by David Epstein
OK, so I stayed up entering all the data by hand just to answer one question: what was the final word on the Bradley Effect I've had to discuss about a million times in the past few weeks.
The answer is: nada. I took the last polling projections from 538.com and compared them to the final results from the election, state by state. These numbers don't include Alaska or Hawaii, which aren't in yet, or DC, which is once again such an outlier that it throws everything off (95% of the vote??). Here's the graph, which pretty much tells the story:
The projections were more or less spot on. There's a slight upward tilt to the actual results, meaning that Obama did better than he polled in the states he won, and worse than he polled in the states he lost. On average, for all states, he underperfomed his polling by about 0.8%.
But we're not necessarily that interested in whether he won New York by 25 or 26 points, or whether he lost Wyoming by 33 or 34 points. In the states where the last polls had Obama within 10% of McCain, in either direction, Obama actually outperformed his polling by about 0.5%.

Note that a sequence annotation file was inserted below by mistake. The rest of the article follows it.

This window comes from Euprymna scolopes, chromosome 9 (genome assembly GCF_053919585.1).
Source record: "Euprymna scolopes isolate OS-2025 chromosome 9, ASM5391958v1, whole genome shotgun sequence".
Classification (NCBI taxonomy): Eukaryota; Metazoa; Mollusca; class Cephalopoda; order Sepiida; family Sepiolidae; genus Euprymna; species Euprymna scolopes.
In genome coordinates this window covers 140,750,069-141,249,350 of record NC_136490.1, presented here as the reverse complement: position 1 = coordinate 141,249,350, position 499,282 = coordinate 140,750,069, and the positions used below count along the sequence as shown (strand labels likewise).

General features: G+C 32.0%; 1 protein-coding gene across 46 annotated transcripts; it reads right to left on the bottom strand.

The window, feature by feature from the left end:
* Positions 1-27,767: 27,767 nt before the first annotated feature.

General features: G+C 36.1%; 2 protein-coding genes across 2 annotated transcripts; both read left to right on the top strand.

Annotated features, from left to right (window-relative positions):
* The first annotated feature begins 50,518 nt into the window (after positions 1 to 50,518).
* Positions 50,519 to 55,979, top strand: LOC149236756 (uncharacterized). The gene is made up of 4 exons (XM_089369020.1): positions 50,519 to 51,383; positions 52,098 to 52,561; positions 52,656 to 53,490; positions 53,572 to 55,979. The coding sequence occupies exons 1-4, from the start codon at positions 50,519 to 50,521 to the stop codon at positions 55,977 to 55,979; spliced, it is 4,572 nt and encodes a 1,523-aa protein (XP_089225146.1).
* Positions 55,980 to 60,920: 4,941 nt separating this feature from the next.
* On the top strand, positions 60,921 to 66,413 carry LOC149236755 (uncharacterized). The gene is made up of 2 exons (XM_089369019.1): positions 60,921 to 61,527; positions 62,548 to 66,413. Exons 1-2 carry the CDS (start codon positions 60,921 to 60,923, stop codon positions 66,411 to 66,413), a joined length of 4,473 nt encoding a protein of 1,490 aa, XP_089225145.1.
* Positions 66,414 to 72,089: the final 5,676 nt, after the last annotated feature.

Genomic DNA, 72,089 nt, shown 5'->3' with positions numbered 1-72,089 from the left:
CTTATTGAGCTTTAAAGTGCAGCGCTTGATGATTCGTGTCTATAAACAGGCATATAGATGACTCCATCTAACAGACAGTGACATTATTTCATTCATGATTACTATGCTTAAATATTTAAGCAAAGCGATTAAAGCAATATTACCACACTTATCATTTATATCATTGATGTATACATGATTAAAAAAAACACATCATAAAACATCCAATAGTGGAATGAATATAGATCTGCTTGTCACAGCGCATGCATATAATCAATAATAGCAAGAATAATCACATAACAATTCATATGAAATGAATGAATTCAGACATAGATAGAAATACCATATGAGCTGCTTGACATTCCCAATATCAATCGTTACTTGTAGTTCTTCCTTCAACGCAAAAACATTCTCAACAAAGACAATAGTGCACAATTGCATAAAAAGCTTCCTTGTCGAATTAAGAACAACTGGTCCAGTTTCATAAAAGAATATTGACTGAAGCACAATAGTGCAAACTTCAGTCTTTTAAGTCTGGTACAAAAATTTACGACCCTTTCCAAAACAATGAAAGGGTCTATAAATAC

Of course, this doesn't mean that some people didn't lie to pollsters because of being embarrassed to admit they were voting against Obama. It means that, overall, the polls did a great job at estimating outcomes, and there's no evidence at all of a massive divergence between polled results and actual outcomes. Chalk one up for the guys in green eyeshades, and a bit strike against the theory of hidden racism in American elections.